By Steve Chapman
June 16, 2011
Ignoring science and forgetting their history
Kicking off her recent bus tour, Sarah Palin attended a motorcycle rally and took a deep breath. “I love that smell of the emissions,” she exulted.
Her comment reflected a common attitude in the Republican Party: Exhaust fumes are as American as apple pie. Cool kids don’t need clean air. Arctic ice is overrated.
Republicans like Palin often compete to see who can sound most indifferent to the environment. So someone taking a different tack stands out. Mitt Romney got grief from Rush Limbaugh and others for saying, “I believe the world is getting warmer, and I believe that humans have contributed to that.” [snip]
If today’s Republican attitude had prevailed four decades ago, Americans would not have such vital measures as the Clean Air Act and the Clean Water Act. Then, many people worried that environmentalism would strangle economic growth and personal freedom. But both have survived and even flourished.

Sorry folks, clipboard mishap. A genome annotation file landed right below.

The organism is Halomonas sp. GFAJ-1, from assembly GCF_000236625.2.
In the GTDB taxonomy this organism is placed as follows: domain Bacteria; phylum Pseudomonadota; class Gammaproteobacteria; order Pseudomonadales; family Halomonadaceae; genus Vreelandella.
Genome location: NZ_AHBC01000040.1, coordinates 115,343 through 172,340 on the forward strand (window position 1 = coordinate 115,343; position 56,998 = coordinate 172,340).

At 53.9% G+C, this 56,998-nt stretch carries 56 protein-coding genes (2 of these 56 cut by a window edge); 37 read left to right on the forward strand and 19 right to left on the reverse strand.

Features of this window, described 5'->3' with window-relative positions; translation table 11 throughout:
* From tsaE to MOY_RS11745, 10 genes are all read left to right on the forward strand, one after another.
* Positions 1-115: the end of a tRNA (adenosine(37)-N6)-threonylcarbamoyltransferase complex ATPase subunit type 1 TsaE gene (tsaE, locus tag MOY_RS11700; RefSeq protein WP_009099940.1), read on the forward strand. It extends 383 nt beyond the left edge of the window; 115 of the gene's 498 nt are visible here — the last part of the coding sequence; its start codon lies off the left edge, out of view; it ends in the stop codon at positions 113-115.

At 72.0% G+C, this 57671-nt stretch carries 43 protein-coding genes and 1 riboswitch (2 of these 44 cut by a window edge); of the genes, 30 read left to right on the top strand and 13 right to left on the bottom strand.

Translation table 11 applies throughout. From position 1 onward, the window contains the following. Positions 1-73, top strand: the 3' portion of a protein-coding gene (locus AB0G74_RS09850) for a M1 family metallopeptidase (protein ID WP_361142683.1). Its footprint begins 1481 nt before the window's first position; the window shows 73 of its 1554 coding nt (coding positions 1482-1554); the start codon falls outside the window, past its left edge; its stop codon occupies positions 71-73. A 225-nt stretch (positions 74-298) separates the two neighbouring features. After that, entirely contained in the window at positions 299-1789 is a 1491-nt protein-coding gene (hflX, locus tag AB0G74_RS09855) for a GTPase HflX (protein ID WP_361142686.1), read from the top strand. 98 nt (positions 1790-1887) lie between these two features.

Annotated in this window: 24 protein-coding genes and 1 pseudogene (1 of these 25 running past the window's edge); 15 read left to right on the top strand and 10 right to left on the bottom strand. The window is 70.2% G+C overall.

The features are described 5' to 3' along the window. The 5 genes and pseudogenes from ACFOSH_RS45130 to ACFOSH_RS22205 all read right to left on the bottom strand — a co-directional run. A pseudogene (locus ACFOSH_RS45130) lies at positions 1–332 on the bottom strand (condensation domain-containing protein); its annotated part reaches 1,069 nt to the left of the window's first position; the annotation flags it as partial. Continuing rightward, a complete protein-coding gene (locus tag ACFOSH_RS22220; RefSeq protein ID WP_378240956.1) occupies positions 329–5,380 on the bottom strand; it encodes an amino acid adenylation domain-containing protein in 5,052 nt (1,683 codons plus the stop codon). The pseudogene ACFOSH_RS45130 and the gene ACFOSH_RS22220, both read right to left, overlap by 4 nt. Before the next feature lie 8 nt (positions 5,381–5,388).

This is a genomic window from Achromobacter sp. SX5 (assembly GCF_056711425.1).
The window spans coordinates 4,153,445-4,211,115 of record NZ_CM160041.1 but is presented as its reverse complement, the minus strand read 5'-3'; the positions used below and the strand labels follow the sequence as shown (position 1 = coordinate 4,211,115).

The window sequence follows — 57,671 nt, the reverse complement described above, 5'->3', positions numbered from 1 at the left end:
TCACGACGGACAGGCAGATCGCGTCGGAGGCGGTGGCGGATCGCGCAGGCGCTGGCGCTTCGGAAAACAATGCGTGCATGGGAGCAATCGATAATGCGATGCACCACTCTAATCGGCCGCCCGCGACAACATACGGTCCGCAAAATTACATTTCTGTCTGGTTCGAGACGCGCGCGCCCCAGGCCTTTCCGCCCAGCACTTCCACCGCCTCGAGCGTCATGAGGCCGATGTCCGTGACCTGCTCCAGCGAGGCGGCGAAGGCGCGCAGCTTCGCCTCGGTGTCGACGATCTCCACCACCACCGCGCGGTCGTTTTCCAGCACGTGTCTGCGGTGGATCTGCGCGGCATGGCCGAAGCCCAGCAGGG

Conservatives once understood that corporations are not entitled to foul the environment, any more than individuals have the right to dump garbage in the street.
Barry Goldwater, the 1964 GOP presidential nominee, wrote, “When pollution is found, it should be halted at the source, even if this requires stringent government action.” As governor of California, Ronald Reagan signed major environmental bills and called for “all-out war against the debauching of the environment.”